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Raised in the Catholic Church, author Ed Cyzewski experienced what he considered to be “the suffocating teaching of controlling Catholic priests.” When a priest told Cyzewski not to read the Bible anymore, the teen suffered a crisis of faith and left the Catholic Church.

Initially, Cyzewski found freedom in evangelicalism. But soon he felt immense spiritual anxiety in a tradition, he claims, where many Christians wonder, “Can we ever do enough for Jesus?” Later, as Cyzewski struggled through seminary and shared his experiences with his peers, he realized that many felt as he did.

As Cyzewski floundered through his spiritual anxiety, ironically, he found himself gravitating to the writing and teachings of Catholic men and women, as far back as the desert fathers and mothers—the very tradition he had left behind. He found a pathway forward as he discovered the ancient church practices of contemplative prayer, Lectio Divina, practicing the Examen, solitude, and silence. Though adopting the practices didn’t come easily, Cyzewski experienced the Holy Spirit’s help to let go of his spiritual anxiety and to, instead, abide in the loving presence of God.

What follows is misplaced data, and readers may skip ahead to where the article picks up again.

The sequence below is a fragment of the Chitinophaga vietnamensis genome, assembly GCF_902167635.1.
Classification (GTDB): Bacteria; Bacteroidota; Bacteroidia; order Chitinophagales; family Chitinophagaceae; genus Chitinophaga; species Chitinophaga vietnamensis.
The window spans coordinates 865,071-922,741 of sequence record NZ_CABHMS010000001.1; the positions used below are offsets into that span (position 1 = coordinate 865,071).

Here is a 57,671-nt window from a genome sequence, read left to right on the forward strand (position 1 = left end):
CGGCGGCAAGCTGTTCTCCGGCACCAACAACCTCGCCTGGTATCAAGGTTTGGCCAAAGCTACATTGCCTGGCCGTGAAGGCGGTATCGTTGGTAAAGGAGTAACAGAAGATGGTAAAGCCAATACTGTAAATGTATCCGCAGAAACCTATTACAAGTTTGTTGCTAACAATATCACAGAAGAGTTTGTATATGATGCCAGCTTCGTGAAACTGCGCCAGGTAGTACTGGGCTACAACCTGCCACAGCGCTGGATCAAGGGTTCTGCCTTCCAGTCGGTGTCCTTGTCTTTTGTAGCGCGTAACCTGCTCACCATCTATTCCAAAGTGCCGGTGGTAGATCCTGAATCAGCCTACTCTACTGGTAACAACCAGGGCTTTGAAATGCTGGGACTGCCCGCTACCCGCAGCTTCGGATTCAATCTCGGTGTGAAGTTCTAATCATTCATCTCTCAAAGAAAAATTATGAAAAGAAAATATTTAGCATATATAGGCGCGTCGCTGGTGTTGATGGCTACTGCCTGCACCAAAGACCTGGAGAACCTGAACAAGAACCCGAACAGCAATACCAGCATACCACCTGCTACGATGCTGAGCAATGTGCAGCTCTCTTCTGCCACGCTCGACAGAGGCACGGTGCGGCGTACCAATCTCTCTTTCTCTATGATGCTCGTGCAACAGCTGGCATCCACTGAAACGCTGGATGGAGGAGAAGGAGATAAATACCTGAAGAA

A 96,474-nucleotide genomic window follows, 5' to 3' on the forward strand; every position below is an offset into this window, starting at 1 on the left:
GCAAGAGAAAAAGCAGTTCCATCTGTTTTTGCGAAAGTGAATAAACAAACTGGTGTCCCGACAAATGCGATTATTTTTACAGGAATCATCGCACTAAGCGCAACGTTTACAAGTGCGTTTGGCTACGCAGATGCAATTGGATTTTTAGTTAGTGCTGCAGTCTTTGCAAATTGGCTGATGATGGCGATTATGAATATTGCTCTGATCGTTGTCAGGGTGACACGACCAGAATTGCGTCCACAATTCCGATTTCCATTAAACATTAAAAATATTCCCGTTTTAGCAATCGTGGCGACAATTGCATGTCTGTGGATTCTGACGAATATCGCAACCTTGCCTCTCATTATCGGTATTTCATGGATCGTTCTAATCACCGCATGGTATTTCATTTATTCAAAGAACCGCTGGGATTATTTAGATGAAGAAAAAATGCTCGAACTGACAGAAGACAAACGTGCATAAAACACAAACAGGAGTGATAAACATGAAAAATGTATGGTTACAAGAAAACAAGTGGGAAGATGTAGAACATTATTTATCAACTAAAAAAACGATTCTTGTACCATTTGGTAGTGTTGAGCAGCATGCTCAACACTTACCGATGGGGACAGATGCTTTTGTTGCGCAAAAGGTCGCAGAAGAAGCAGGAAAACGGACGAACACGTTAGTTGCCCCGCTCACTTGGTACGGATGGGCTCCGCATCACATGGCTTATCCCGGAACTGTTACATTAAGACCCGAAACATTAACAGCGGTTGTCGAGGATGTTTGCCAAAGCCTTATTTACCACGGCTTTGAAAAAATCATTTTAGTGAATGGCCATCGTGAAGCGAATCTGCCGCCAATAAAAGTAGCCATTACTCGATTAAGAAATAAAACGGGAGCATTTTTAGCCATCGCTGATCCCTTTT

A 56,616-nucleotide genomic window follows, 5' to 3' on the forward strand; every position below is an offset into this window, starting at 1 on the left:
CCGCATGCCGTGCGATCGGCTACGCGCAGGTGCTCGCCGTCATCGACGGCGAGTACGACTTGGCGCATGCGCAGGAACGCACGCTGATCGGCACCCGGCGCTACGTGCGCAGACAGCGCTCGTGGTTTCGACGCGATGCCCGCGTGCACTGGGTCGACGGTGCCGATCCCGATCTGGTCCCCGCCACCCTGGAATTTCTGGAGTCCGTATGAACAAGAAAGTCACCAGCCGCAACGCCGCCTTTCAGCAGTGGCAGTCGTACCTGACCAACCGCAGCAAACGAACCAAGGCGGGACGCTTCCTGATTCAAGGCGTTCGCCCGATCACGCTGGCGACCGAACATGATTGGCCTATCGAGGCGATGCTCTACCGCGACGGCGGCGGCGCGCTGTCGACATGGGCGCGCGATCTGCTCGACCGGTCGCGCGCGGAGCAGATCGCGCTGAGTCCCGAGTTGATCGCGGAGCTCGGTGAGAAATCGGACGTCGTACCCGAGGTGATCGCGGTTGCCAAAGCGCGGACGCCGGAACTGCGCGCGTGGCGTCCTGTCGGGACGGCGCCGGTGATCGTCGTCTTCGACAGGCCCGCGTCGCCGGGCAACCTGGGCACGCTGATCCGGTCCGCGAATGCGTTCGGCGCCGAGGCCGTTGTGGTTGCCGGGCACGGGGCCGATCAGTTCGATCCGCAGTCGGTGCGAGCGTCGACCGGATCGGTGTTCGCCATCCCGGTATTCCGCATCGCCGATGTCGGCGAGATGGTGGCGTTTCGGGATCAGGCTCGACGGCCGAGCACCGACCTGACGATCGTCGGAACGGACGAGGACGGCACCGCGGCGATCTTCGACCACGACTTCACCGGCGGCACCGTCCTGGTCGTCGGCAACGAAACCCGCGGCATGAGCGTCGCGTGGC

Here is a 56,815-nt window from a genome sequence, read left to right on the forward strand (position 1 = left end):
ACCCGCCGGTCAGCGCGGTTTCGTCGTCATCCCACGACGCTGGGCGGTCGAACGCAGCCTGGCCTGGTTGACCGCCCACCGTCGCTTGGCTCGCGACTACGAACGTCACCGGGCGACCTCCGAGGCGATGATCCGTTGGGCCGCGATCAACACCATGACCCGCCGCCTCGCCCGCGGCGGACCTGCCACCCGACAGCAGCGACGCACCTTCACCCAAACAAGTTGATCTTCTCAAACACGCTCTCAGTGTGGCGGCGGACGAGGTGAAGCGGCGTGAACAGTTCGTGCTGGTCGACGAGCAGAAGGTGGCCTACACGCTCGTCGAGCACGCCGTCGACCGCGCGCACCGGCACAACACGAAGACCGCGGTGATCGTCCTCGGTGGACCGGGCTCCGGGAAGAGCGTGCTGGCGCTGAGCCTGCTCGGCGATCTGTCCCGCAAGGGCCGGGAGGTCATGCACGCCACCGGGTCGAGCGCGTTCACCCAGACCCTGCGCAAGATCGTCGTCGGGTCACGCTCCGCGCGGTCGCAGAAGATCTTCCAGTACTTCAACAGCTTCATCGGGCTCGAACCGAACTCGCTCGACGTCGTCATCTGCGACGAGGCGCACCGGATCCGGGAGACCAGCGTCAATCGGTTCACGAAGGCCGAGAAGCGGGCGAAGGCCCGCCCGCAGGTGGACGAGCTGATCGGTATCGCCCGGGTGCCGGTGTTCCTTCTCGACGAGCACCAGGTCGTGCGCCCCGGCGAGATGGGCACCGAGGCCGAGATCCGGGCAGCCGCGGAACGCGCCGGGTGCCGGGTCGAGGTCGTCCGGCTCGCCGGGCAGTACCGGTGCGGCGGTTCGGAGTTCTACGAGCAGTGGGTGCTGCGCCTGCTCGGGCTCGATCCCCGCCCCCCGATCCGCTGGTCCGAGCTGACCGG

Cyzewski points out that these practices, which assume a posture of waiting on the Lord, are not meant to lead Christians into a life of seclusion and self-absorption. Rather, they are means by which God prepares his children for ministry and service to a hurting world.

In Flee, Be Silent, Pray, readers will find in Cyzewski’s rediscovery of ancient practices and prayers the challenge to seek an oasis of rest in God’s presence. (Herald Press)

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